Sunday, August 15, 2010

Wall of Dreams

I got an email yesterday from some friends who had invited us to come and teach a group of enthusiastic people who wanted to know how to build a dry stone wall from local fieldstone on their country property. The students who came to the workshop built a lovely section of wall in their front yard, well back from the road, and well within the what was obviously the established property line.

The husband wrote to say.

Having an interesting discussion with the county roads dept about the new wall. It seems that the previous owners sold a strip of land to the county, so the old iron bar located in front of the wall is NOT actually the property line any longer. Instead the new line is behind where we have situated that wall. So it is partially on the county right of way. The local roads foreman thinks the wall is a hazard. The county engineer thinks it is attractive and well built, but too close to the road for his liking. They want it relocated back about 2 feet ! No kidding. I’m trying to see what recourse we may have, but may need to take it down, which would be very unfortunate.

Very unfortunate indeed.

Many trees, rocks and bushes in Ontario, not to mention countless fences and signs and telephone poles (and who knows what else) are all dotted much closer to the road and are much more of a hazard (just by their sheer number) than the rarer more beautiful 'obstacle' that one simple dry-stacked wall presents.

But basically it's the old 'sandcastle phenomena'.

I remember this from my early days, going on vacation to the lake or the ocean with my parents, and playing on the beach, building sandcastles all day with my friends. I realized pretty early on that there are those who build sandcastles, and then there are those who enjoy knocking them down.' It almost seemed like you could divide kids into two basic categories, the ones who liked to make things and the ones who liked to wreck things.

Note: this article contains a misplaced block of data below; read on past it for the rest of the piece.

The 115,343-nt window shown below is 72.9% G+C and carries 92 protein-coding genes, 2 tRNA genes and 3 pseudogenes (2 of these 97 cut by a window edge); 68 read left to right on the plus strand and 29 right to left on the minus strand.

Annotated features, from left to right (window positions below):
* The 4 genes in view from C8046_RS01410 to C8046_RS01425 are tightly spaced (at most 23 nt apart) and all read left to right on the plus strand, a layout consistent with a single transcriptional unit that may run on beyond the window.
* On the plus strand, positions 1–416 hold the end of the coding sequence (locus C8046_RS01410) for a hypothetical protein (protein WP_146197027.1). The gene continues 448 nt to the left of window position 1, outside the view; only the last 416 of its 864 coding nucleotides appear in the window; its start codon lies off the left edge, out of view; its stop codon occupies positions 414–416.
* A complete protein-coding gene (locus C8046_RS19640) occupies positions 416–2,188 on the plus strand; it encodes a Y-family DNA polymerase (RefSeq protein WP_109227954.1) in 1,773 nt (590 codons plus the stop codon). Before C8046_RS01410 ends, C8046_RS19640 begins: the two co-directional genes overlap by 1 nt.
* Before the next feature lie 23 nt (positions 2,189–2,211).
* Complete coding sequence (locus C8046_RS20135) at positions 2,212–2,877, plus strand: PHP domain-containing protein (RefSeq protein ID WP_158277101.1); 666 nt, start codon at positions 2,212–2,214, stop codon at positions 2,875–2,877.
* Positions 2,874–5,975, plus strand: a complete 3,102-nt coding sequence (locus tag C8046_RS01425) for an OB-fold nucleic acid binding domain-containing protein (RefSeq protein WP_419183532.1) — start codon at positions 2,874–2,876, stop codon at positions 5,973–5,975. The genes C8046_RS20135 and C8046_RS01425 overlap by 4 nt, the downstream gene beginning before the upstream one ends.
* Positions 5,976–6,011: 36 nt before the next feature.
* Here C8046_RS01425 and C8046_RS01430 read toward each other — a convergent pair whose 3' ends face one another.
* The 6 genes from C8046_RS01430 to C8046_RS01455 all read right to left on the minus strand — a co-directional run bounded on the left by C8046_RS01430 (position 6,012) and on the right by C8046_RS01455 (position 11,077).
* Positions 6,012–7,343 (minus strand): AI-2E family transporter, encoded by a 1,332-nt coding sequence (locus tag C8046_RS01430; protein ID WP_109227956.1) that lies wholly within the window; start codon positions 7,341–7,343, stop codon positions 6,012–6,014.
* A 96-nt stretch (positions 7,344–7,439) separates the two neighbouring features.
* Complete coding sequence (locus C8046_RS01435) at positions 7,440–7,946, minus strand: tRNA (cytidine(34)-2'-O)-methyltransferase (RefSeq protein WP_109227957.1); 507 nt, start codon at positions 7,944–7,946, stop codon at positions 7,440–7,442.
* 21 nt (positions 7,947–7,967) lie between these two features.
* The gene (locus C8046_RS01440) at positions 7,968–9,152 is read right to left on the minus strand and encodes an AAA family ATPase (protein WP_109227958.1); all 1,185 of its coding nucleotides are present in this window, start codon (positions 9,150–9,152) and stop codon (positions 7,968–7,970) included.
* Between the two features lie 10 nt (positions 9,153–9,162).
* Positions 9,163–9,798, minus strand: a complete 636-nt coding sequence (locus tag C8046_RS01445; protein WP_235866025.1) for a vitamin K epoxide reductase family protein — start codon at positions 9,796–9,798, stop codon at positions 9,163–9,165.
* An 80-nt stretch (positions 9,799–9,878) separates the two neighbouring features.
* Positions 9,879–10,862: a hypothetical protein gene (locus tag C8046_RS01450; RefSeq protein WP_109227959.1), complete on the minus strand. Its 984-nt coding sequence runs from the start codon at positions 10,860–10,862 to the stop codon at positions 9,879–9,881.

I still wonder if I was right and more specifically I wonder how this 'plays out' as people grow up. I know that a lot of the rebuilding of walls in Britain is associated with repairing the damage done by vehicles crashing into them. Are the walls always at fault, or are the drivers just big kids, finding new ways to wreck beautiful things?

Anyway, it amazes me how people in authority ( mostly those lacking any 'ability' for creating anything as beautiful as a stone wall) have nothing better to do, or maybe just enjoy nothing better, than demonstrating that they have the 'ability' to force those who make dry stone walls, to take them down.

Or to rephrase the famous line in the movie Field of Dreams....If you build it, they will come,
and tell you to remove it.


  1. The moral of the story is that whenever you build on or near your property line get an up to date survey line established. The few hundred dollars spent may end up being well worth it. This is a very sad story. If the photo above is of the wall it is certainly beautiful and well built. I hope an arrangement can be found. If this was the states it could also lead to a law suit if there was an accident because the wall is in the right of way. Hopefully this will alert people to avoid similar situations. Good luck.

  2. Thanks Ches for your suggestions.
    No that is not the workshop wall. That is a photo of me standing beside a wall in Cumbria last March. It is one of many thousands of beautiful walls that dot the British countryside along the roads. Most of these walls have not been 'taken down' yet, presumably because anyone with the authority to have them removed would have the sense not to insist on it, because they know there would still be way too many people complaining. But give it a few more years and the automobile will eventually win the battle over aesthetics there, too.